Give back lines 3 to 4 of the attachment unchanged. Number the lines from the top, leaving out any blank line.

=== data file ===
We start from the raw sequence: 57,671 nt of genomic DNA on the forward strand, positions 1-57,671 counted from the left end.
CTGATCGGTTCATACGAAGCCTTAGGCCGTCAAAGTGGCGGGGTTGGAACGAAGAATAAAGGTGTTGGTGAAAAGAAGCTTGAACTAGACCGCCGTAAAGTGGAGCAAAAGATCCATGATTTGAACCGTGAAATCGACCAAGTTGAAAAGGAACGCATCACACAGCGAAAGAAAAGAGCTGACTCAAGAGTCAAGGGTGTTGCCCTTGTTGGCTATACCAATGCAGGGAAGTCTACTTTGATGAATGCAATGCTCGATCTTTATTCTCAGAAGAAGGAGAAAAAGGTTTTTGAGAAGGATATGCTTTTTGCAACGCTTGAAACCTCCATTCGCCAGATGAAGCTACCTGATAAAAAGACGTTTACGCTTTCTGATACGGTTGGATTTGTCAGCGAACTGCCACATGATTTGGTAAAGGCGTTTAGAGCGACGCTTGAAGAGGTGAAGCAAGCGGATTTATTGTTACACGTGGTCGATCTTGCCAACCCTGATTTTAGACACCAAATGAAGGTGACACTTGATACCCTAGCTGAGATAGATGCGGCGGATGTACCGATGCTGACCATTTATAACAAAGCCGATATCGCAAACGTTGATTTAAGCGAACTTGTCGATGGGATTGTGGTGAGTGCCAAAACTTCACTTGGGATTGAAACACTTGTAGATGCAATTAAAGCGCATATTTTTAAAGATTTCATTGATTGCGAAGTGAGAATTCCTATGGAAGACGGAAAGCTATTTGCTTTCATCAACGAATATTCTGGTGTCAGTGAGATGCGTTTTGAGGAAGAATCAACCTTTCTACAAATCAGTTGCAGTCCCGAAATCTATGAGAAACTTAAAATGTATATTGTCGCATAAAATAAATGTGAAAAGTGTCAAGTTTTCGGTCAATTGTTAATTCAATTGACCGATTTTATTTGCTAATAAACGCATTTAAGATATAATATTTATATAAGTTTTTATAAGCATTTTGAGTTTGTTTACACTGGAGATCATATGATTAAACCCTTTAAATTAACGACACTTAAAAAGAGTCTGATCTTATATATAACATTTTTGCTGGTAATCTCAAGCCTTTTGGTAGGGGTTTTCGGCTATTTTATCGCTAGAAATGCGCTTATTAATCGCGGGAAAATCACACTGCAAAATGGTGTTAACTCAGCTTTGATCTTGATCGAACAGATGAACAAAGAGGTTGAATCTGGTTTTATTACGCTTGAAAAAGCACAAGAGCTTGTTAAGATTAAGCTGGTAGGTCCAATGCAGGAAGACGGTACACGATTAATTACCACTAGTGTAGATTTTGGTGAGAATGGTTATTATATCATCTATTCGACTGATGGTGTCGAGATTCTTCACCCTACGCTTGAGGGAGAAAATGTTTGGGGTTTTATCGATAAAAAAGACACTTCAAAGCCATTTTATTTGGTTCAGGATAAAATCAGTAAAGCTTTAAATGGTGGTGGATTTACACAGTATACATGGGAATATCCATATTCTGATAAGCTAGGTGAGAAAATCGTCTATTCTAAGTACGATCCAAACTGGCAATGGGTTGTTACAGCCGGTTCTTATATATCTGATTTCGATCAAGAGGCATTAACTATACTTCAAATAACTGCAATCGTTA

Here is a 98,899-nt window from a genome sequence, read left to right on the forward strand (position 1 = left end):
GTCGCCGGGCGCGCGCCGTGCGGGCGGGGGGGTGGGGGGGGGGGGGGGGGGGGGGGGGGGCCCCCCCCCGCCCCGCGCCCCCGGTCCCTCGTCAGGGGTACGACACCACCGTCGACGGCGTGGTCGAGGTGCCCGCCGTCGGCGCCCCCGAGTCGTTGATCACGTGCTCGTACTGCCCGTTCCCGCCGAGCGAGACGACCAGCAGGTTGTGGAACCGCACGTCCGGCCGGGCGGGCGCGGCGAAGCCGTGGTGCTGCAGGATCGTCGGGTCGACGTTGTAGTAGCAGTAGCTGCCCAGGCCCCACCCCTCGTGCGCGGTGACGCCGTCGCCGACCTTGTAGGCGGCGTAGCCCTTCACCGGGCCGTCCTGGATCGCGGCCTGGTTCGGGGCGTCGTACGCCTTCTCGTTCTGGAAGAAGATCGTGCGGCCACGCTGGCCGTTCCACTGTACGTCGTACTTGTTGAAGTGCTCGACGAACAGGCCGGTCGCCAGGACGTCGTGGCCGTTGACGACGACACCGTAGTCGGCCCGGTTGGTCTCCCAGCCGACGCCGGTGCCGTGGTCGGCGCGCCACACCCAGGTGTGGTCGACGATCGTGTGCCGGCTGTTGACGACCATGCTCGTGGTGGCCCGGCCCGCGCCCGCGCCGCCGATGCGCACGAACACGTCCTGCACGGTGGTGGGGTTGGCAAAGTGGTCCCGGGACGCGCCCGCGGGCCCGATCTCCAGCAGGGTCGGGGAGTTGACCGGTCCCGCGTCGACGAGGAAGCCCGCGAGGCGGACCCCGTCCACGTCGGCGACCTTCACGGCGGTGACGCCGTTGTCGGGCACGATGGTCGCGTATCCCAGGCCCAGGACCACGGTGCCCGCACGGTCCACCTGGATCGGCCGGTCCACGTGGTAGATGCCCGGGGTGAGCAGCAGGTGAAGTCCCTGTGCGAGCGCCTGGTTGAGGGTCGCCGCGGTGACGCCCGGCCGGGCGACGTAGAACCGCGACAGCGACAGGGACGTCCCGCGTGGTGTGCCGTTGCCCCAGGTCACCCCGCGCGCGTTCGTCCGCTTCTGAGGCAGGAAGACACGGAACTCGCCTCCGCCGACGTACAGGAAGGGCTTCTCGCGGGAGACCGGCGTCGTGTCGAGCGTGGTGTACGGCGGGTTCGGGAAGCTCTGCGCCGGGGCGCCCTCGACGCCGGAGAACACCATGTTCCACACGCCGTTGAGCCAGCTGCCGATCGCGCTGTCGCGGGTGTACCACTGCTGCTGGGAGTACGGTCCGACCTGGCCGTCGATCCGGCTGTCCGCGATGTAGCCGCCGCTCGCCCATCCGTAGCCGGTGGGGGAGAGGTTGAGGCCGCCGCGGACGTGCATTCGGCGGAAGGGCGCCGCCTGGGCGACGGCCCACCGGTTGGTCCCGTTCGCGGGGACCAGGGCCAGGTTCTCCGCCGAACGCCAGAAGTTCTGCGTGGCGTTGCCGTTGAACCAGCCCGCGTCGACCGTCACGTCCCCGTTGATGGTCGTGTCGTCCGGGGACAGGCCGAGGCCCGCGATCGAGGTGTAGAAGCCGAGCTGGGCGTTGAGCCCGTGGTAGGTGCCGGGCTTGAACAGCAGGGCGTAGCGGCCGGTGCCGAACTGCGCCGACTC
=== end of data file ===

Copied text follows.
Here is a 98,899-nt window from a genome sequence, read left to right on the forward strand (position 1 = left end):
GTCGCCGGGCGCGCGCCGTGCGGGCGGGGGGGTGGGGGGGGGGGGGGGGGGGGGGGGGGGCCCCCCCCCGCCCCGCGCCCCCGGTCCCTCGTCAGGGGTACGACACCACCGTCGACGGCGTGGTCGAGGTGCCCGCCGTCGGCGCCCCCGAGTCGTTGATCACGTGCTCGTACTGCCCGTTCCCGCCGAGCGAGACGACCAGCAGGTTGTGGAACCGCACGTCCGGCCGGGCGGGCGCGGCGAAGCCGTGGTGCTGCAGGATCGTCGGGTCGACGTTGTAGTAGCAGTAGCTGCCCAGGCCCCACCCCTCGTGCGCGGTGACGCCGTCGCCGACCTTGTAGGCGGCGTAGCCCTTCACCGGGCCGTCCTGGATCGCGGCCTGGTTCGGGGCGTCGTACGCCTTCTCGTTCTGGAAGAAGATCGTGCGGCCACGCTGGCCGTTCCACTGTACGTCGTACTTGTTGAAGTGCTCGACGAACAGGCCGGTCGCCAGGACGTCGTGGCCGTTGACGACGACACCGTAGTCGGCCCGGTTGGTCTCCCAGCCGACGCCGGTGCCGTGGTCGGCGCGCCACACCCAGGTGTGGTCGACGATCGTGTGCCGGCTGTTGACGACCATGCTCGTGGTGGCCCGGCCCGCGCCCGCGCCGCCGATGCGCACGAACACGTCCTGCACGGTGGTGGGGTTGGCAAAGTGGTCCCGGGACGCGCCCGCGGGCCCGATCTCCAGCAGGGTCGGGGAGTTGACCGGTCCCGCGTCGACGAGGAAGCCCGCGAGGCGGACCCCGTCCACGTCGGCGACCTTCACGGCGGTGACGCCGTTGTCGGGCACGATGGTCGCGTATCCCAGGCCCAGGACCACGGTGCCCGCACGGTCCACCTGGATCGGCCGGTCCACGTGGTAGATGCCCGGGGTGAGCAGCAGGTGAAGTCCCTGTGCGAGCGCCTGGTTGAGGGTCGCCGCGGTGACGCCCGGCCGGGCGACGTAGAACCGCGACAGCGACAGGGACGTCCCGCGTGGTGTGCCGTTGCCCCAGGTCACCCCGCGCGCGTTCGTCCGCTTCTGAGGCAGGAAGACACGGAACTCGCCTCCGCCGACGTACAGGAAGGGCTTCTCGCGGGAGACCGGCGTCGTGTCGAGCGTGGTGTACGGCGGGTTCGGGAAGCTCTGCGCCGGGGCGCCCTCGACGCCGGAGAACACCATGTTCCACACGCCGTTGAGCCAGCTGCCGATCGCGCTGTCGCGGGTGTACCACTGCTGCTGGGAGTACGGTCCGACCTGGCCGTCGATCCGGCTGTCCGCGATGTAGCCGCCGCTCGCCCATCCGTAGCCGGTGGGGGAGAGGTTGAGGCCGCCGCGGACGTGCATTCGGCGGAAGGGCGCCGCCTGGGCGACGGCCCACCGGTTGGTCCCGTTCGCGGGGACCAGGGCCAGGTTCTCCGCCGAACGCCAGAAGTTCTGCGTGGCGTTGCCGTTGAACCAGCCCGCGTCGACCGTCACGTCCCCGTTGATGGTCGTGTCGTCCGGGGACAGGCCGAGGCCCGCGATCGAGGTGTAGAAGCCGAGCTGGGCGTTGAGCCCGTGGTAGGTGCCGGGCTTGAACAGCAGGGCGTAGCGGCCGGTGCCGAACTGCGCCGACTC